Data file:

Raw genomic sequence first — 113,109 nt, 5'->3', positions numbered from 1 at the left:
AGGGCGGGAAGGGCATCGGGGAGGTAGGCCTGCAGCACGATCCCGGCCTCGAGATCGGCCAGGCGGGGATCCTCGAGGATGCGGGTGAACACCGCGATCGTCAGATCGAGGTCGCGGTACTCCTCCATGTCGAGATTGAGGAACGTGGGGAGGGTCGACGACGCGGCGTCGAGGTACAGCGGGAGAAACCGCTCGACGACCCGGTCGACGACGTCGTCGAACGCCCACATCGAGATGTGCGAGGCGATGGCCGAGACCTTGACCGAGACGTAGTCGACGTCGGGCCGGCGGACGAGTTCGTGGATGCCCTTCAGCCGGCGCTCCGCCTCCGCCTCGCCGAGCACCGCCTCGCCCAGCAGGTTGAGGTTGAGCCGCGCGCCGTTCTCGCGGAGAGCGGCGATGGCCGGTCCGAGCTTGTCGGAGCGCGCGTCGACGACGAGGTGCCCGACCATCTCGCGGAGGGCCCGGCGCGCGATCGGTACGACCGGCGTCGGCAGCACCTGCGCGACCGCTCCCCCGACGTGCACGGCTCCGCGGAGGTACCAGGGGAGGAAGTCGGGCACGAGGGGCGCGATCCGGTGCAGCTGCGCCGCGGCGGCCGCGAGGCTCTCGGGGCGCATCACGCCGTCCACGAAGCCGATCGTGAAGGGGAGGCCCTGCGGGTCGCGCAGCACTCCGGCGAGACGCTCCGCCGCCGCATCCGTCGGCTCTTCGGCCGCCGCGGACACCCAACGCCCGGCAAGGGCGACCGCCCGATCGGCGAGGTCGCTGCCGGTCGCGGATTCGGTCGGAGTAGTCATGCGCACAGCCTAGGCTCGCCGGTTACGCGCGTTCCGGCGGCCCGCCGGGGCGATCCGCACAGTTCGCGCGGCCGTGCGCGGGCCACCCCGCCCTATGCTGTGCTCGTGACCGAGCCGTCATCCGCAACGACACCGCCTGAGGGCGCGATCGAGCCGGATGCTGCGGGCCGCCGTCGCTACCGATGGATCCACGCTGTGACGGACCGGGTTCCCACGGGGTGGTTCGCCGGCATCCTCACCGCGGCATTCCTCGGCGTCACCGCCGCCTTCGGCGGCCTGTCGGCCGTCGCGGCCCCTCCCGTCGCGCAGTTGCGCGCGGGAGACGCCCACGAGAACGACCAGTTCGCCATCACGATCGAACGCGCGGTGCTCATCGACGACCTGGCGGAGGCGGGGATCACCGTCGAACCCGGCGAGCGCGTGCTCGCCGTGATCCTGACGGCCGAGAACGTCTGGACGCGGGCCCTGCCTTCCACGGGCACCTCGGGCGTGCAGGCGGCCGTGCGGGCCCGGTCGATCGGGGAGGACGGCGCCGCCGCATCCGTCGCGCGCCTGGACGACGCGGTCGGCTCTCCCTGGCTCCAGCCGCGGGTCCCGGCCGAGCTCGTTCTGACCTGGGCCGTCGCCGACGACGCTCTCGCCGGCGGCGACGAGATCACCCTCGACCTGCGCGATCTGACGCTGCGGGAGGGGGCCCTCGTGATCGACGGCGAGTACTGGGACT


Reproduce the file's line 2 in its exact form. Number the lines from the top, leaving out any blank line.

AGGGCGGGAAGGGCATCGGGGAGGTAGGCCTGCAGCACGATCCCGGCCTCGAGATCGGCCAGGCGGGGATCCTCGAGGATGCGGGTGAACACCGCGATCGTCAGATCGAGGTCGCGGTACTCCTCCATGTCGAGATTGAGGAACGTGGGGAGGGTCGACGACGCGGCGTCGAGGTACAGCGGGAGAAACCGCTCGACGACCCGGTCGACGACGTCGTCGAACGCCCACATCGAGATGTGCGAGGCGATGGCCGAGACCTTGACCGAGACGTAGTCGACGTCGGGCCGGCGGACGAGTTCGTGGATGCCCTTCAGCCGGCGCTCCGCCTCCGCCTCGCCGAGCACCGCCTCGCCCAGCAGGTTGAGGTTGAGCCGCGCGCCGTTCTCGCGGAGAGCGGCGATGGCCGGTCCGAGCTTGTCGGAGCGCGCGTCGACGACGAGGTGCCCGACCATCTCGCGGAGGGCCCGGCGCGCGATCGGTACGACCGGCGTCGGCAGCACCTGCGCGACCGCTCCCCCGACGTGCACGGCTCCGCGGAGGTACCAGGGGAGGAAGTCGGGCACGAGGGGCGCGATCCGGTGCAGCTGCGCCGCGGCGGCCGCGAGGCTCTCGGGGCGCATCACGCCGTCCACGAAGCCGATCGTGAAGGGGAGGCCCTGCGGGTCGCGCAGCACTCCGGCGAGACGCTCCGCCGCCGCATCCGTCGGCTCTTCGGCCGCCGCGGACACCCAACGCCCGGCAAGGGCGACCGCCCGATCGGCGAGGTCGCTGCCGGTCGCGGATTCGGTCGGAGTAGTCATGCGCACAGCCTAGGCTCGCCGGTTACGCGCGTTCCGGCGGCCCGCCGGGGCGATCCGCACAGTTCGCGCGGCCGTGCGCGGGCCACCCCGCCCTATGCTGTGCTCGTGACCGAGCCGTCATCCGCAACGACACCGCCTGAGGGCGCGATCGAGCCGGATGCTGCGGGCCGCCGTCGCTACCGATGGATCCACGCTGTGACGGACCGGGTTCCCACGGGGTGGTTCGCCGGCATCCTCACCGCGGCATTCCTCGGCGTCACCGCCGCCTTCGGCGGCCTGTCGGCCGTCGCGGCCCCTCCCGTCGCGCAGTTGCGCGCGGGAGACGCCCACGAGAACGACCAGTTCGCCATCACGATCGAACGCGCGGTGCTCATCGACGACCTGGCGGAGGCGGGGATCACCGTCGAACCCGGCGAGCGCGTGCTCGCCGTGATCCTGACGGCCGAGAACGTCTGGACGCGGGCCCTGCCTTCCACGGGCACCTCGGGCGTGCAGGCGGCCGTGCGGGCCCGGTCGATCGGGGAGGACGGCGCCGCCGCATCCGTCGCGCGCCTGGACGACGCGGTCGGCTCTCCCTGGCTCCAGCCGCGGGTCCCGGCCGAGCTCGTTCTGACCTGGGCCGTCGCCGACGACGCTCTCGCCGGCGGCGACGAGATCACCCTCGACCTGCGCGATCTGACGCTGCGGGAGGGGGCCCTCGTGATCGACGGCGAGTACTGGGACT